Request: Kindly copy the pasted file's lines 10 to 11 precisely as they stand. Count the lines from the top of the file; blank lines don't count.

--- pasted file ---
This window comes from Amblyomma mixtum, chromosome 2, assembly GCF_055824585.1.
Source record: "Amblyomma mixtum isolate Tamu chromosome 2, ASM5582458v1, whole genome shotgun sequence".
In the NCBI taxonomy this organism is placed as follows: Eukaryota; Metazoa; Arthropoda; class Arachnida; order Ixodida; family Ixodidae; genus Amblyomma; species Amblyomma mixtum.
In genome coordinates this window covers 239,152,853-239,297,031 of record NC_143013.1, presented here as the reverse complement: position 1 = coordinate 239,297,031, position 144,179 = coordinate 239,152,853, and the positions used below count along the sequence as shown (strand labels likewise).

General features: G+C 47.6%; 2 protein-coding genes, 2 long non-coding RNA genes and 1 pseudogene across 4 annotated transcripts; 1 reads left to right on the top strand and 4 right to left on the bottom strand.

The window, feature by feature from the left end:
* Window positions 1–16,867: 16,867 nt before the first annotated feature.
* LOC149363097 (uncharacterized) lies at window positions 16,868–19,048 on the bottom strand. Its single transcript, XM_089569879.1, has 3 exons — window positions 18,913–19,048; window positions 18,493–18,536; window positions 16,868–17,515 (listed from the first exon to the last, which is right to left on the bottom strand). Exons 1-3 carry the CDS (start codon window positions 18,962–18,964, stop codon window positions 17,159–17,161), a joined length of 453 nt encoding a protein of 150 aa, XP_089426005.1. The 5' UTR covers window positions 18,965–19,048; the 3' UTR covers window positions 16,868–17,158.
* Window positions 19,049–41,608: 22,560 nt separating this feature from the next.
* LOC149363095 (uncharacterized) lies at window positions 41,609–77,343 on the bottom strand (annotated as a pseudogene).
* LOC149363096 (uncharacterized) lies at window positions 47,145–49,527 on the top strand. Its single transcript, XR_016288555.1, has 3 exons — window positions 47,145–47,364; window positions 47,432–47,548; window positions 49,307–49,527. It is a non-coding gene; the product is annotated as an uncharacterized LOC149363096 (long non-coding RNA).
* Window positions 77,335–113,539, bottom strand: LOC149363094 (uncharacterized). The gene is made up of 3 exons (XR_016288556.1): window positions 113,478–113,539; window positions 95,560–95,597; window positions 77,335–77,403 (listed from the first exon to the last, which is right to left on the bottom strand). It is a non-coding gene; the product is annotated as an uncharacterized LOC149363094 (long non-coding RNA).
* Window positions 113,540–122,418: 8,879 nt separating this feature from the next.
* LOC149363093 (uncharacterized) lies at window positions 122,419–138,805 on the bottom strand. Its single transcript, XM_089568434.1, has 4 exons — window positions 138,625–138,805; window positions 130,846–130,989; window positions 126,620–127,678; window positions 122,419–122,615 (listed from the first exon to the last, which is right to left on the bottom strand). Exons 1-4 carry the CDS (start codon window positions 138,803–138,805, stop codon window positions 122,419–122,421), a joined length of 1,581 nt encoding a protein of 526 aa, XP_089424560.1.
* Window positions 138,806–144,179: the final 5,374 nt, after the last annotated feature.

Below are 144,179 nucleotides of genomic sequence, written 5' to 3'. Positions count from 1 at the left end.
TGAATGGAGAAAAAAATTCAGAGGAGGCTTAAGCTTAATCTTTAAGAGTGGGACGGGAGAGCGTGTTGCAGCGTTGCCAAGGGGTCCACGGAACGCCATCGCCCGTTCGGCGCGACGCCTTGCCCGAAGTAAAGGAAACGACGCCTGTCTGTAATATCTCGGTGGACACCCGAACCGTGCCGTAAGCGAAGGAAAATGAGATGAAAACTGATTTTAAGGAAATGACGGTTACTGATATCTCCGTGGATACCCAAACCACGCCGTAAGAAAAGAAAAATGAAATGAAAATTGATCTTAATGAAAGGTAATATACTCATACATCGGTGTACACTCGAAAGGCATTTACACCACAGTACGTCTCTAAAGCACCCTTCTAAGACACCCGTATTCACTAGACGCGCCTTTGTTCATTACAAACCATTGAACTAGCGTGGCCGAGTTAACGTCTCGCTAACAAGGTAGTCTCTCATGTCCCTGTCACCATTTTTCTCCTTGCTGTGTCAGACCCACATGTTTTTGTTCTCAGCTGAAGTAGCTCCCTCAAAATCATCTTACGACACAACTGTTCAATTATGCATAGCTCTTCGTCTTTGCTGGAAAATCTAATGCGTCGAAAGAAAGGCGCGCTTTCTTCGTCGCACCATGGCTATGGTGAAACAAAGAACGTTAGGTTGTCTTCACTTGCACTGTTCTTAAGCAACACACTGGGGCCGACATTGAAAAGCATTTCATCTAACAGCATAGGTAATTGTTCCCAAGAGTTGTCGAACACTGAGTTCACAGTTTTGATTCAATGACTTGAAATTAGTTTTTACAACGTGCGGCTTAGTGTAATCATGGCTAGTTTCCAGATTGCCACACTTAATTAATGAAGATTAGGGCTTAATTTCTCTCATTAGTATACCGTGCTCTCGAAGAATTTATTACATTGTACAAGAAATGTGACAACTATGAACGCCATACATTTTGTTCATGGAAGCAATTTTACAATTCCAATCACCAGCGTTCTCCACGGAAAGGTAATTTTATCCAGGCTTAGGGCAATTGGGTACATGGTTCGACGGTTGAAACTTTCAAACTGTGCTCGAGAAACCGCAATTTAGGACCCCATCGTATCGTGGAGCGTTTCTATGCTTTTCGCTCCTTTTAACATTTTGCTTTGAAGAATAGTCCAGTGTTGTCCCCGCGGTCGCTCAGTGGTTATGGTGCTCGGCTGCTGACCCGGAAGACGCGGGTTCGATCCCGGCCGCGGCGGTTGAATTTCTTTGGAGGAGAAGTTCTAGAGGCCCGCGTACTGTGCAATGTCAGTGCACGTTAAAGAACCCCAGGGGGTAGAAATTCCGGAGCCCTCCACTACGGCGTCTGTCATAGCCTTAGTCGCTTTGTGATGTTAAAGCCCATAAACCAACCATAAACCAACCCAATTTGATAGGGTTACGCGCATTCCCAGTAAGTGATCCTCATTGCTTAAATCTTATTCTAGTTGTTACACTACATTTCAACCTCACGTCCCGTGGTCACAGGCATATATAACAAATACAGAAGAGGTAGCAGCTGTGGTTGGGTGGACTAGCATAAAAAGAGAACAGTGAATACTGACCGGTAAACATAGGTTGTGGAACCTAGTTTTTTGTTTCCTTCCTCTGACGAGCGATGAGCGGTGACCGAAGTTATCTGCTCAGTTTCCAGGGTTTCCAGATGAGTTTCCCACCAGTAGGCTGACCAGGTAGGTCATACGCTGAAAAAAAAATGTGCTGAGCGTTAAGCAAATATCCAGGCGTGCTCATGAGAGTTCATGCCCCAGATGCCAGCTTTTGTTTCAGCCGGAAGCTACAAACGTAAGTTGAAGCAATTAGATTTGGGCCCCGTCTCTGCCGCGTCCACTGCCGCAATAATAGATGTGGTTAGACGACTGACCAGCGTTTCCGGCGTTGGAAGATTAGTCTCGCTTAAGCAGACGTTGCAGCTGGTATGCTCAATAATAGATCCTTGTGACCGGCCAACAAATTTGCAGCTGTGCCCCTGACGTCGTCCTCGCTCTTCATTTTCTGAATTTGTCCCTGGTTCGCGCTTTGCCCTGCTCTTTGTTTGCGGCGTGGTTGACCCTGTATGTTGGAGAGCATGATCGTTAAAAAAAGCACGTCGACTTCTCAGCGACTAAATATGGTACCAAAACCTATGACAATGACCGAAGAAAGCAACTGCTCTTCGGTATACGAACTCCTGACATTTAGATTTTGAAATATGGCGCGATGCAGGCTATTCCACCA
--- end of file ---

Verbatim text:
* LOC149363095 (uncharacterized) lies at window positions 41,609–77,343 on the bottom strand (annotated as a pseudogene).
* LOC149363096 (uncharacterized) lies at window positions 47,145–49,527 on the top strand. Its single transcript, XR_016288555.1, has 3 exons — window positions 47,145–47,364; window positions 47,432–47,548; window positions 49,307–49,527. It is a non-coding gene; the product is annotated as an uncharacterized LOC149363096 (long non-coding RNA).